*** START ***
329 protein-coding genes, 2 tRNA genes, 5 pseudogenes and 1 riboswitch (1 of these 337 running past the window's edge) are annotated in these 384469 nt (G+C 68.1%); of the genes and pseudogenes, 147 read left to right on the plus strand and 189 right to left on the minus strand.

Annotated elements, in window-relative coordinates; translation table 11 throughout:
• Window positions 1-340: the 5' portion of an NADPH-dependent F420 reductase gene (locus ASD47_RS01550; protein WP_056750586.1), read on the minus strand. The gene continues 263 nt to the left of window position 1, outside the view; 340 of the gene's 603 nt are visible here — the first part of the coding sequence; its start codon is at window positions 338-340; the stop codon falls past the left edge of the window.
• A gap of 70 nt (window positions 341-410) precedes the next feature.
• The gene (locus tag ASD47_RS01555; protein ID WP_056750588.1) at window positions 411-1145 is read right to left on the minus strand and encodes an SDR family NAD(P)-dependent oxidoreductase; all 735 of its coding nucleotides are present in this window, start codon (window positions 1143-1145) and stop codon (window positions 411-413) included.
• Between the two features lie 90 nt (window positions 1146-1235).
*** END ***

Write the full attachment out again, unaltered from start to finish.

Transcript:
329 protein-coding genes, 2 tRNA genes, 5 pseudogenes and 1 riboswitch (1 of these 337 running past the window's edge) are annotated in these 384469 nt (G+C 68.1%); of the genes and pseudogenes, 147 read left to right on the plus strand and 189 right to left on the minus strand.

Annotated elements, in window-relative coordinates; translation table 11 throughout:
• Window positions 1-340: the 5' portion of an NADPH-dependent F420 reductase gene (locus ASD47_RS01550; protein WP_056750586.1), read on the minus strand. The gene continues 263 nt to the left of window position 1, outside the view; 340 of the gene's 603 nt are visible here — the first part of the coding sequence; its start codon is at window positions 338-340; the stop codon falls past the left edge of the window.
• A gap of 70 nt (window positions 341-410) precedes the next feature.
• The gene (locus tag ASD47_RS01555; protein ID WP_056750588.1) at window positions 411-1145 is read right to left on the minus strand and encodes an SDR family NAD(P)-dependent oxidoreductase; all 735 of its coding nucleotides are present in this window, start codon (window positions 1143-1145) and stop codon (window positions 411-413) included.
• Between the two features lie 90 nt (window positions 1146-1235).